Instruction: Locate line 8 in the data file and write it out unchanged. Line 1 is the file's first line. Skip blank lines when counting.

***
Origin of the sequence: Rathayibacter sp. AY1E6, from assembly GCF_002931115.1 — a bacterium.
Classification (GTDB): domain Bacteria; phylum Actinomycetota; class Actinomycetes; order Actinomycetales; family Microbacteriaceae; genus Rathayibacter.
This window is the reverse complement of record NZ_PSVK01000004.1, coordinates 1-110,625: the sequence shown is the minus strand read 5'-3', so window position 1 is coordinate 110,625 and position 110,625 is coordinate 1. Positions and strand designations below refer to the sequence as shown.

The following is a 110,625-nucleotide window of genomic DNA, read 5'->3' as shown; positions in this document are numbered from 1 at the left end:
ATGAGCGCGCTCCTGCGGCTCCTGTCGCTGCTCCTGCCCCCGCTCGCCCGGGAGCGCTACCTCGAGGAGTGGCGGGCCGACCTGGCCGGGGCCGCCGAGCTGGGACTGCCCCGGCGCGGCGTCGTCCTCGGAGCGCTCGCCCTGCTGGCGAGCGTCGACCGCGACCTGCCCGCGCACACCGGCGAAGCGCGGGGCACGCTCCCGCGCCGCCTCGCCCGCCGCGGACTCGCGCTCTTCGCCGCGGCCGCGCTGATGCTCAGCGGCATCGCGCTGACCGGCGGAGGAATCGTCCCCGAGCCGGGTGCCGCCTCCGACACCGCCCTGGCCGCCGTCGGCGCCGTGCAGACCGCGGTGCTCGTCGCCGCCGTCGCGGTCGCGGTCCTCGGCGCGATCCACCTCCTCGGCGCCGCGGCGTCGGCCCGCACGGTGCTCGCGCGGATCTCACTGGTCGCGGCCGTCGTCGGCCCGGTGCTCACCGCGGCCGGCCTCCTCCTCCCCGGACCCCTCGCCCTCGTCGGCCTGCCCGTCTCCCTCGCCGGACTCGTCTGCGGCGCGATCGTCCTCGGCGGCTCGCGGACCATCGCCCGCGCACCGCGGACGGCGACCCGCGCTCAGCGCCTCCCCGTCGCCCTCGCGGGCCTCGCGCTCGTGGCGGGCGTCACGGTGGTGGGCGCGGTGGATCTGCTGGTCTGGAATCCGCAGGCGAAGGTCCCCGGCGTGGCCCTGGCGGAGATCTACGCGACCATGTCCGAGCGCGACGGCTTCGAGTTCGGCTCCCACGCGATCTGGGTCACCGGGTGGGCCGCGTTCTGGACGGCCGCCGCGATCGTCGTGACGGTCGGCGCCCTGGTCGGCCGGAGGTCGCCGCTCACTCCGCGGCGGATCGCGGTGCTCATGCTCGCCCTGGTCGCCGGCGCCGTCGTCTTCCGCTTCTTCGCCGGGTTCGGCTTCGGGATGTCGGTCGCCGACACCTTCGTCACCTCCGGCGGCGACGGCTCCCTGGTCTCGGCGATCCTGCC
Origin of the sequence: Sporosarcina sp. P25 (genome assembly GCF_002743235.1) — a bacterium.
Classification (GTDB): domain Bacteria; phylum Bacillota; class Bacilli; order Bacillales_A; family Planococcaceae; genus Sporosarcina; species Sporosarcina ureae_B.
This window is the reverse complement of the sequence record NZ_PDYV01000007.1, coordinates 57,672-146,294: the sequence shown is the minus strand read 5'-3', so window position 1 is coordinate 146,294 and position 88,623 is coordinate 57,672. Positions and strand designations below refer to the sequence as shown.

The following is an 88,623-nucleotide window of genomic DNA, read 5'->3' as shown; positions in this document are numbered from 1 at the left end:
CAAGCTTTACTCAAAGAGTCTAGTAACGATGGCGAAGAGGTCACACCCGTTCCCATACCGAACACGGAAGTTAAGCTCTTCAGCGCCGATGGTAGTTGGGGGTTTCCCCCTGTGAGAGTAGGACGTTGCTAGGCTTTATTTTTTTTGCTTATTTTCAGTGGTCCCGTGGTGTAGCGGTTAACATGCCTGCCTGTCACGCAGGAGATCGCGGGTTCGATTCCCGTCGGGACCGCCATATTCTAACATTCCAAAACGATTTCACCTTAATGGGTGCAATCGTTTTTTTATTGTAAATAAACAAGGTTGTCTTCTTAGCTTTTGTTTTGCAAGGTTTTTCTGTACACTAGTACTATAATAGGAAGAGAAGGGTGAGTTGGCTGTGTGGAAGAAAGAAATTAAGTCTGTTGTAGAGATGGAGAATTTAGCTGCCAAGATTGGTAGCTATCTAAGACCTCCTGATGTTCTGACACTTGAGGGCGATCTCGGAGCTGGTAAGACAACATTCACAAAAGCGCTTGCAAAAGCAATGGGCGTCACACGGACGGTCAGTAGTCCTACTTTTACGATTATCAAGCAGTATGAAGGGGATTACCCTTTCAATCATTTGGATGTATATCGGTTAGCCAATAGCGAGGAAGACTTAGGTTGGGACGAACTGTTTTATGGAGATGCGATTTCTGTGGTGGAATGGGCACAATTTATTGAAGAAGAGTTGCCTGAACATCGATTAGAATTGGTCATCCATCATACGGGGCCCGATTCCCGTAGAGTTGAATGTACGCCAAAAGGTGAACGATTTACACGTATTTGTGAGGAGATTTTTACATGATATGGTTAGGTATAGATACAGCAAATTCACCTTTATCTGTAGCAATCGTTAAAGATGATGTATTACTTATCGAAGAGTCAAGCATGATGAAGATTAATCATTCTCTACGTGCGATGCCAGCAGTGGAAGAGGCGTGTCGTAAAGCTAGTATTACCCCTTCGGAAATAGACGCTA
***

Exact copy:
This window is the reverse complement of the sequence record NZ_PDYV01000007.1, coordinates 57,672-146,294: the sequence shown is the minus strand read 5'-3', so window position 1 is coordinate 146,294 and position 88,623 is coordinate 57,672. Positions and strand designations below refer to the sequence as shown.